Smelly Shoe, smelly shoe, what are they feeding you?
12.23.2015 - 12.25.2015 65 °F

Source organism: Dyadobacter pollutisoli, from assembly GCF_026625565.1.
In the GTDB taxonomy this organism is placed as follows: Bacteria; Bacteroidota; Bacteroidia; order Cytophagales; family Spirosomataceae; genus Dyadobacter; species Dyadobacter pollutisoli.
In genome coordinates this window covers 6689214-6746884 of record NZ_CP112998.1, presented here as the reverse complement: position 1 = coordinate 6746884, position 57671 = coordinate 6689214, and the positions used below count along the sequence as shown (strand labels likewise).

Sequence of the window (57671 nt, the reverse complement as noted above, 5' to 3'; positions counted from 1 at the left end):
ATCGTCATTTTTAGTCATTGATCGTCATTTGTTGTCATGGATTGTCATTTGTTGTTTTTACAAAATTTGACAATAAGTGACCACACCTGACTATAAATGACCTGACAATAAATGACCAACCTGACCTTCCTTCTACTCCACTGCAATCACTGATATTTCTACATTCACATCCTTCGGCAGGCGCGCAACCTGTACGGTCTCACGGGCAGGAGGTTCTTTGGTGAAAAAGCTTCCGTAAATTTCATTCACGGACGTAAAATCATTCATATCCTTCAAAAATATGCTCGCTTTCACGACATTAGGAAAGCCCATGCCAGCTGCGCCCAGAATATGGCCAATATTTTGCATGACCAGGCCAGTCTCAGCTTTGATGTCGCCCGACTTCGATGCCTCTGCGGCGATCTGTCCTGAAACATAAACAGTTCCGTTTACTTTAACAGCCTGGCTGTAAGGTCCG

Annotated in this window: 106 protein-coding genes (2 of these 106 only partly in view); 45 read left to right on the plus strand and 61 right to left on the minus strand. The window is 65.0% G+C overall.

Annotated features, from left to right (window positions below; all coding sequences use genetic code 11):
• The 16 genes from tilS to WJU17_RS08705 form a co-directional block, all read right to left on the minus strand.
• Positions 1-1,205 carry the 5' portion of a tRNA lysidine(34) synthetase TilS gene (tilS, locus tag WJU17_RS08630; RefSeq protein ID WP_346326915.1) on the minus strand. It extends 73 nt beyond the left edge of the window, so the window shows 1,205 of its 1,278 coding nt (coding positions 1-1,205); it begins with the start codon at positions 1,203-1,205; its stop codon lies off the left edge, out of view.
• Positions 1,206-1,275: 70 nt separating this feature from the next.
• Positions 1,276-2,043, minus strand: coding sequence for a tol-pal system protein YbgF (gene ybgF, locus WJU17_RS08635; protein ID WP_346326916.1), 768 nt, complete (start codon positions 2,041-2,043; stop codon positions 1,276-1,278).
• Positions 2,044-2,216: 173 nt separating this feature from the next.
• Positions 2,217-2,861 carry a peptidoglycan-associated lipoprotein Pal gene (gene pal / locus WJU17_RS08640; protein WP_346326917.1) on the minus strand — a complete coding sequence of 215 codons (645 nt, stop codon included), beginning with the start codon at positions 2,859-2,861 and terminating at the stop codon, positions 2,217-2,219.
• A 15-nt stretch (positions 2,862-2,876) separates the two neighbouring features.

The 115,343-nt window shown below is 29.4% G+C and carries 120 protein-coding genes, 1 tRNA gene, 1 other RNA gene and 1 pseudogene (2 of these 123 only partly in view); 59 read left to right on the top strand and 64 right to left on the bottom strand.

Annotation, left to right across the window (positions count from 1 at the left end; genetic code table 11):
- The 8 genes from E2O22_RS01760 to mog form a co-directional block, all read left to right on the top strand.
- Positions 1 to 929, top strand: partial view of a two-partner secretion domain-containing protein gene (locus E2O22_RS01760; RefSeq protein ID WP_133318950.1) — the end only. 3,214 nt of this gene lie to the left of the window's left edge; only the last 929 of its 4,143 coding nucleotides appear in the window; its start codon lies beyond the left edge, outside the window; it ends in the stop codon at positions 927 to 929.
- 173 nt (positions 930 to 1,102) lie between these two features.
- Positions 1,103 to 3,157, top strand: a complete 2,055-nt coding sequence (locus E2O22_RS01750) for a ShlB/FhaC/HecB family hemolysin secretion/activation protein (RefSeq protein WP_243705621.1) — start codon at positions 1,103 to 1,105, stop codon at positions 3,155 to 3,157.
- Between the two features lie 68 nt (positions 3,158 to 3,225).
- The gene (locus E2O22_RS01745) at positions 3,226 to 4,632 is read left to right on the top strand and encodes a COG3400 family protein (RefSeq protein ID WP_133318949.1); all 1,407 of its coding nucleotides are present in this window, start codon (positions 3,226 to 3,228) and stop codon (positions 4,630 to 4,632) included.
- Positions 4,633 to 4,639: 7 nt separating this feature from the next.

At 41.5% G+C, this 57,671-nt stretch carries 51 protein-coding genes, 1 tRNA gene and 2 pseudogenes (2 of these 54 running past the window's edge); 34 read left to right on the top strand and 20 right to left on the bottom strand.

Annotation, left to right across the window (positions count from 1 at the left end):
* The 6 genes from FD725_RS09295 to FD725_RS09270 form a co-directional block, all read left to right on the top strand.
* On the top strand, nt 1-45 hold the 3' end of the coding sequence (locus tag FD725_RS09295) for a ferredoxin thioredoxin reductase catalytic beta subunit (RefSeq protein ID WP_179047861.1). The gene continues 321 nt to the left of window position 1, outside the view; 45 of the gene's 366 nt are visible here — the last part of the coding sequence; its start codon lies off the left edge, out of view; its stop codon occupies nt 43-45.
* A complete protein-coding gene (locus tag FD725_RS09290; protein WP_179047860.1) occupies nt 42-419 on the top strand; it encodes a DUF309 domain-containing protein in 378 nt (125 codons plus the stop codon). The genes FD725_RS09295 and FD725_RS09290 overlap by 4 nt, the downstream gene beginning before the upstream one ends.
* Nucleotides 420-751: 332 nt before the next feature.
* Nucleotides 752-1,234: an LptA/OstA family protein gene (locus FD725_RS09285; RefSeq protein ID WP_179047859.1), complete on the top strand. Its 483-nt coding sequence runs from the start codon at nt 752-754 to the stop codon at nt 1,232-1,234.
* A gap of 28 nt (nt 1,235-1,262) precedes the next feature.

New Delhi, more like Shoe Smelly. Our time in New Delhi can be summed up in one interaction when we were walking through the modern, high end area of New Delhi called Connaught Place. As we walked through a local market, someone tapped me on the shoulder to point out that I supposedly had stepped in some dog poo (which is not ridiculous since the city is littered with stray dogs everywhere). This gentleman offered to show me where there was some running water to wash off my shoe and when we turned the corner there was a shoe shiner/cleaner that he brought me to. Without thinking too much about it, I offered up my soiled shoe and the shoe cleaner cleaned it up for me. As he was cleaning I noticed two things, there was only poo on top of shoe (so I obviously did not step IN it) and the gentleman who pointed out the mess was hovering around the shoe cleaner. After he was done cleaning the shoe cleaner claimed that the charge was 1,200 rupees, which is probably 15x what the cost should be in India. At this point I was convinced that this was all a long, smelly con on the Westerner and gave the shoe cleaner 100 rupees and walked away (which he didn't object to). In retrospect, I do wonder how the original gentleman got the dog poo onto my shoe. Was he carrying it in his hand or in a bag waiting for some sucker to walk by? If so, how long was he holding it? Is there an expiration period where you need to retire the pile you're holding and reload with something more fresh? Did he see me approaching and this stroke of brilliance hit him so he grabbed the nearest pile of dog feces for a quick relocation to the top of my shoe? What if he missed my shoe and was just someone throwing dog poo around the market? Would anyone care? Did no one else in the crowded market wonder why this man at some point had in his possession a handful of dog crap? These are questions that may never be answered and still not the most confusing local habits we encountered in New Delhi.